Cause of health problems associated with C-130 flights discovered

C-130 Hercules
A C-130 Hercules taxis at Balad Air Base, Iraq, after an Operation Iraqi Freedom mission. The C-130 provides intra-theater heavy airlift throughout Southwest Asia. The C-130 is deployed from the Colorado Air National Guard's 439th Airlift Wing in Colorado Springs. (U.S. Air Force photo/Staff Sgt. Tony R. Tolley)

For years, a strange problem with the U.S. Air Force’s C-130 aircraft had pilots and crews reporting sickness, discomfort and, in some cases, excruciating pain after routine flight missions. The phenomenon remained a mystery until February, when a handful of reservists at Keesler Air Force Base took the initiative to solve the mystery. They made a tiny discovery that’s affecting airplanes worldwide.

The problem was with the pressurization system on the C-130 Hercules — the longest-produced and perhaps most-popular aircraft in military history. The versatile airplane serves as an attack gunship, a troop transport, a surveillance plane and many other roles.

Keesler’s famed Hurricane Hunters fly the C-130J for weather reconnaissance.

In February, maintenance technicians from the 403rd Wing began a hunt for a solution to the problem. At times, the C-130s’ pressurization systems could not be controlled manually or automatically. Cabins would over-pressurize at certain altitudes, causing the physiological problems.

The health effects typically surfaced after the flights. Crew members were on the ground yet still felt as if they were in the air, Tech. Sgt. Fernando Betancourt said.

The effects were mostly minor but had the potential to be severe.

“It can be dangerous,” Tech. Sgt. Vincent Hawkins said. “We’ve had people that had nasal-cavity problems, ear problems, excruciating pain.”

Some would vomit, and others experienced pressure buildup in their eye sockets, Hawkins said.

“Flight crews were constantly writing it up, which basically grounded (the affected) airplane every time,”

Master Sgt. James Rials said. “It could cause excruciating pain to the point you can’t function.”

The technicians noticed something strange. They were finding tiny metal shards in the pressurization system’s air lines.

‘It would mask itself’

As similar reports and findings mounted over the years, airmen tried every repair listed in the maintenance manuals. The problem would usually go away for one or two flights, then return.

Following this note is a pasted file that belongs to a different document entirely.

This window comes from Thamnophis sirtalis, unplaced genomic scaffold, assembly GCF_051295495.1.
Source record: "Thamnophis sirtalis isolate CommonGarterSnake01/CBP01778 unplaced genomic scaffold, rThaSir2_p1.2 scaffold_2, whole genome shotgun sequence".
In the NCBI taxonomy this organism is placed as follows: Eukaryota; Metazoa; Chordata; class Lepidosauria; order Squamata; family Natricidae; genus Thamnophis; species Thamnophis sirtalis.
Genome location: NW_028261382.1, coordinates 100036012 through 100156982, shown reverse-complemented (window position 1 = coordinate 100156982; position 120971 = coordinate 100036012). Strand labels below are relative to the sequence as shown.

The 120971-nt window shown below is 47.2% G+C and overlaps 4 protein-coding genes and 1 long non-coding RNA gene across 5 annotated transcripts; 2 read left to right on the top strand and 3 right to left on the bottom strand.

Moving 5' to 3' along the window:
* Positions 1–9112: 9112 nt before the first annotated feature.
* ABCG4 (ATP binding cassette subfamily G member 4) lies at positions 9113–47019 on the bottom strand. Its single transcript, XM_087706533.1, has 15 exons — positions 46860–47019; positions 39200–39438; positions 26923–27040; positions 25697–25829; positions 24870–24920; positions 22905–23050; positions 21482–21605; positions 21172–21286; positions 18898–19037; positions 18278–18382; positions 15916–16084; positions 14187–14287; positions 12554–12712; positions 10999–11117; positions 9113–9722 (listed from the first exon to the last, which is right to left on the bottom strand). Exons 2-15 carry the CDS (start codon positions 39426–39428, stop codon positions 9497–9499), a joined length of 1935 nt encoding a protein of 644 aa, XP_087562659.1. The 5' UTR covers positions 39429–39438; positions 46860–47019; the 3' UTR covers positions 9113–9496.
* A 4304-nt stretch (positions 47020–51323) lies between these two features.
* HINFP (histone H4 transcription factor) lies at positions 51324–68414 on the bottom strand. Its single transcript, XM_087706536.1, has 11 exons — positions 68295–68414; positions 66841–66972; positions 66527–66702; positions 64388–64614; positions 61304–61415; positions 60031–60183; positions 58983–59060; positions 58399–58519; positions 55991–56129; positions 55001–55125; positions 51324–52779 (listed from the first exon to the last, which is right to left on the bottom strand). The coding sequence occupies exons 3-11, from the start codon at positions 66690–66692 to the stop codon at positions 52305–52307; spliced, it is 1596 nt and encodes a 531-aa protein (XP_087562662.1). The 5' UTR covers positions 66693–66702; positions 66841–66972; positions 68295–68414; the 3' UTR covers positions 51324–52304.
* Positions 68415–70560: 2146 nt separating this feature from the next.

They even collected the metal particles and gave them to Lockheed Martin, the C-130’s manufacturer, hoping the company’s engineers could find their source.

But no one had any answers.

“When the book failed us and didn’t tell us what the problem was, we just went with experience,” Hawkins said. “We had to think outside the box.”

Because they try not to keep planes grounded for more than a day or two, Rials, Hawkins and Betancourt decided to put together a team. They spent two days stripping the pressurization system off one of 403rd Wing’s planes and inspecting each part.

“We changed parts from the tail to the nose,” Rials said.

It took 500 man hours and disassembly of about 65 percent of the system before they made the crucial discovery. The metal particles were coming from a corroded rivet, no larger than a pencil point, inside an air valve.

The corrosion had remained hidden for years because every other part of that valve is stainless steel. But not the tiny rivet, which is composed of plain pot metal — an inexpensive, low-quality alloy.

Moisture in the air could cause the rivet to rust and fall apart. Whenever the pressurization system was used, the air in the lines would push the metal particles to another valve at the very front of the system. Maintenance personnel sometimes found them there but couldn’t work out where they came from.

Often, technicians would receive a maintenance order but when they inspected the system the particles had moved, causing the blockage to disappear. They would move again on a later flight, creating a new blockage elsewhere in the air line.

“It was one of those things you just could not find,” Rials said. “It was so insidious, it would mask itself.”

‘And no one knows’

Problems with the C-130J’s pressurization system cropped up after 2004, when Lockheed Martin implemented field installations of new check valves, Rials said.

As no one seemed to know the valves contained rivets prone to corrosion, they weren’t part of regular fault-isolation manuals used by maintenance crews for troubleshooting.

Because of the work done by Keesler’s 403rd, however, Lockheed Martin is expected to update the manuals. It’s a victory for the often-overlooked role served by maintenance teams in the military.

“Once that information makes it to Lockheed, then it goes out worldwide,” Hawkins said.

The rust-prone rivets were not on just a few airplanes.

Keesler’s 403rd has already replaced the valves on 13 of its 20 planes.

Every unit in the U.S. Air Force with a C-130J will now be performing regular inspections of the valves, and other nations that use the plane will more than likely follow suit, Hawkins said.

“When you do something like this, the changes go to so many different people throughout the world,” he said. “And no one knows.”

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(c)2015 The Sun Herald (Biloxi, Miss.)

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